Rapid and reliable detection of mercury in blood and urine resulting from environmental and occupational exposure may be carried out in most analytical laboratories, using, for example, atomic fluorescence spectrophotometry (Berglund et al. 2005). Measurements of total mercury in the urine tend to reflect inorganic mercury exposure and total mercury levels in whole blood are more indicative of methylmercury exposure. However other fluids, such as saliva, hairs or nails or faeces have been proposed and used. Total mercury in red blood cells may be a suitable proxy for methylmercury exposure. The mercury concentration in saliva and scalp hair is more controversial. According to Pesch et al. (2002), hairs reflect fish consumption, the age of a child and the smoking habits of parents, with a low correlation between the hair and urine mercury content. Mercury content in saliva ranged between 0.32 and 4.5 µg/l and below the limit of quantification for more than 70% of the samples. Pesch et al. (2002) concluded that saliva does not seem to be a suitable tool to monitor the mercury burden. Although in general no correlation was found between elemental concentration in hairs and internal organs (Yoshinaga et al. 1990) a hair-organ relationship was found by Suzuki et al. (1993) for mercury concentration. More recently, the total mercury levels in hair, toenail and urine were shown to result from fish consumption, but the method was applicable neither to occupational exposure nor to dental filling mercury release (Ohno et al. 2007).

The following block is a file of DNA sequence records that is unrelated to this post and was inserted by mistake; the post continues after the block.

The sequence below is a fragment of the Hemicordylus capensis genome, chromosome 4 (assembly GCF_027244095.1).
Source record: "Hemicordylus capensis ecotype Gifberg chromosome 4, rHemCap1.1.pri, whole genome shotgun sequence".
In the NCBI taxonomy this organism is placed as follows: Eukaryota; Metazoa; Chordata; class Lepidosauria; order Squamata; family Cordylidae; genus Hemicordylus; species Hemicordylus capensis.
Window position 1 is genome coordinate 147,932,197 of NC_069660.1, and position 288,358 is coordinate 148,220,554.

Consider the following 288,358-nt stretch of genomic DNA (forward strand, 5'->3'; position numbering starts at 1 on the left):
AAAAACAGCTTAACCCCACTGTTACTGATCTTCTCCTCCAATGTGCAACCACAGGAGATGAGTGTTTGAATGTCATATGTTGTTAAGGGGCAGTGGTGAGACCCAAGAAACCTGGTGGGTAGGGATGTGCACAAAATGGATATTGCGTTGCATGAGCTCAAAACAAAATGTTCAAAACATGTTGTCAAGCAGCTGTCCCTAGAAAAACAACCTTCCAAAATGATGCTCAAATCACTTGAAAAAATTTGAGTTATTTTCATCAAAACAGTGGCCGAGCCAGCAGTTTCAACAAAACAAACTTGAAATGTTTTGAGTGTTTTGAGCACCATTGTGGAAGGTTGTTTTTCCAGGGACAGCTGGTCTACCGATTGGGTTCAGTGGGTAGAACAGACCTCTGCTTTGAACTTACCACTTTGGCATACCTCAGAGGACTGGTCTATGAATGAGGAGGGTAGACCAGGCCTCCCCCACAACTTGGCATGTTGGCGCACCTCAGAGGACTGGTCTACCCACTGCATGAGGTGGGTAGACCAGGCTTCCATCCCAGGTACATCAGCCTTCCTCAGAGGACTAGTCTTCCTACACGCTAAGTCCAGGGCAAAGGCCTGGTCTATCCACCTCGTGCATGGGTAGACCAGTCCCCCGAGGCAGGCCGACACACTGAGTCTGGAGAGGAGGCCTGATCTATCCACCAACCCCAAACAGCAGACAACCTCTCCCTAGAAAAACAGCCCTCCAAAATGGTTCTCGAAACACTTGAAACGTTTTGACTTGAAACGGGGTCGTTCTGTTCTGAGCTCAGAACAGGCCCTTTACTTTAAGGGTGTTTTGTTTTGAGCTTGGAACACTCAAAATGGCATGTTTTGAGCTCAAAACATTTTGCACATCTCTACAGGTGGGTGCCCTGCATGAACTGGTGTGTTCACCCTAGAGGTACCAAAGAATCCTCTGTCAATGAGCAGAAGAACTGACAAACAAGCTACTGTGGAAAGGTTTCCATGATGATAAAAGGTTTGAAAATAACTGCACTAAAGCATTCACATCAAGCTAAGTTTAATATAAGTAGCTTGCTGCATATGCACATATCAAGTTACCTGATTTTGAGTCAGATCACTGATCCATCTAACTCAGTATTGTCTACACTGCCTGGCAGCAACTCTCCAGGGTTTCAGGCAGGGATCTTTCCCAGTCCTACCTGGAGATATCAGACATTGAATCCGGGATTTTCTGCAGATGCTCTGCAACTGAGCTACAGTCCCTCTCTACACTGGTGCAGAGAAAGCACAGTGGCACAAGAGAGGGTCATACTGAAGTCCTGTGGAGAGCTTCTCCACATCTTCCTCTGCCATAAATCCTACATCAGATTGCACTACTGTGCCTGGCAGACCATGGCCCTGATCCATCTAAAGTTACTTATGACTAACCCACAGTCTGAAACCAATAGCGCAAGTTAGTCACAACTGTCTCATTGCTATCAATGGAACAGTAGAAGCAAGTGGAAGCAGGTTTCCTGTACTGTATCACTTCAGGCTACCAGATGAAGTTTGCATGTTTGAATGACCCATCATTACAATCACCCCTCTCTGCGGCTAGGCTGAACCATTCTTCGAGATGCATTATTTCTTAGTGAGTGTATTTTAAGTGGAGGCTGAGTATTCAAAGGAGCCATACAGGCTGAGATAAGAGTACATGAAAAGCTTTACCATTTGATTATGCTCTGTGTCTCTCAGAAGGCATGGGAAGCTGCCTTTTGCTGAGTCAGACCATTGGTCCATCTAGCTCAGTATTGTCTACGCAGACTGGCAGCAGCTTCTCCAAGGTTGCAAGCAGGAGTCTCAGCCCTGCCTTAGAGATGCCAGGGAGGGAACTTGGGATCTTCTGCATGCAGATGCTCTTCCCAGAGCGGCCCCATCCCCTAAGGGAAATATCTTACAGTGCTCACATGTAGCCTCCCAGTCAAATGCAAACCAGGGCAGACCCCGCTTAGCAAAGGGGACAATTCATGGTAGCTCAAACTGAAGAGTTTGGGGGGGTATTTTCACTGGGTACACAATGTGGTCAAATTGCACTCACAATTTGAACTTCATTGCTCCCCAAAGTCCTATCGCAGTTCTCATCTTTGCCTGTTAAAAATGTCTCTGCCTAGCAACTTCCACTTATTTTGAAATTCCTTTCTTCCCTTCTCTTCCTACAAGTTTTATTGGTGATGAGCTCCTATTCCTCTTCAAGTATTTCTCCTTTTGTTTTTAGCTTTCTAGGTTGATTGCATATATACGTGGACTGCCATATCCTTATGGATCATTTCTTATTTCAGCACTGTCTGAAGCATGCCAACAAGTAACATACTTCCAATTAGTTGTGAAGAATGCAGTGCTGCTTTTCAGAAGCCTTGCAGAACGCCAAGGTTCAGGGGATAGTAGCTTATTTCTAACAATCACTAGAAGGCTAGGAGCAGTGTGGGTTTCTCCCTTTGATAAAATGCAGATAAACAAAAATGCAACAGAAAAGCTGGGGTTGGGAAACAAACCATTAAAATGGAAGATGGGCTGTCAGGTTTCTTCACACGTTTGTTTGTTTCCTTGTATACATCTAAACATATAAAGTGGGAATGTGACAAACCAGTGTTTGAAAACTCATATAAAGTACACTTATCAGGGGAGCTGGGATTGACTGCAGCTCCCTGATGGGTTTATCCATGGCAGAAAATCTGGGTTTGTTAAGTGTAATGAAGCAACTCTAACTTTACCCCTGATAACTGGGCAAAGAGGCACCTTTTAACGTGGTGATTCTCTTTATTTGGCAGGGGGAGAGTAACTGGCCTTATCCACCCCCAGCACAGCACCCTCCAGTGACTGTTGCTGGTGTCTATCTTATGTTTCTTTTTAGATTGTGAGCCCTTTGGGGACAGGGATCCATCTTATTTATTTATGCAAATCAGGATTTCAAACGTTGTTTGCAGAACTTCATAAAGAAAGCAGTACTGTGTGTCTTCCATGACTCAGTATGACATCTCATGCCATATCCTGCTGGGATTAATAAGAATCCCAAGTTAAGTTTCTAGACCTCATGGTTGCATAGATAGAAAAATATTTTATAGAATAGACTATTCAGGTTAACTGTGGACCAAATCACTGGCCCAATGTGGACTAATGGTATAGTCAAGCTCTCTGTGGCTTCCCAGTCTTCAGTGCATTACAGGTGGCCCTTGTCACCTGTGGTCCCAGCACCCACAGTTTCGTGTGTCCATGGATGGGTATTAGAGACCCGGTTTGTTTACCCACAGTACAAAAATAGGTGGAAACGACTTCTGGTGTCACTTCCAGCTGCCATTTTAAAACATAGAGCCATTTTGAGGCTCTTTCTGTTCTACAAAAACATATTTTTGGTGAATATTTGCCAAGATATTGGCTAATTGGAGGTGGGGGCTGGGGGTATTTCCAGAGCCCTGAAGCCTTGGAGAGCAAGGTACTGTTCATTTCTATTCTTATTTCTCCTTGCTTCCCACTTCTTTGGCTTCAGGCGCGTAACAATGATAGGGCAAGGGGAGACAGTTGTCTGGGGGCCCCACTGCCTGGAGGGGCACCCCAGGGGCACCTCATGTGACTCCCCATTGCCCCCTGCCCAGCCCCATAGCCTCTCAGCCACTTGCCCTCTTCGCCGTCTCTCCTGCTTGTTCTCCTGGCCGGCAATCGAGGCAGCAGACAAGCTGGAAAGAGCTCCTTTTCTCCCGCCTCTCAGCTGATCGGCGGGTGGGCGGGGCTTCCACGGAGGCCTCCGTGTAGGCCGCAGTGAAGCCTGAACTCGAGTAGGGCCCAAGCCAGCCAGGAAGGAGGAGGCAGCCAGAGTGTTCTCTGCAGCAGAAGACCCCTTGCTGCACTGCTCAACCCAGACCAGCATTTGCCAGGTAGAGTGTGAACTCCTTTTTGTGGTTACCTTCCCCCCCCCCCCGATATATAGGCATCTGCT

Mercury levels in saliva determined by cold vapour atomic absorption spectrometry did not correlate with the concentration in blood and urine, and therefore is not recommended for a biological monitoring (Zimmer et al. 2002). Faeces reflect the elimination of metallic mercury by abrasion and therefore do not present any usefulness in the context of a potential burden. Generally blood and urine are preferred for the assessment of mercury exposure.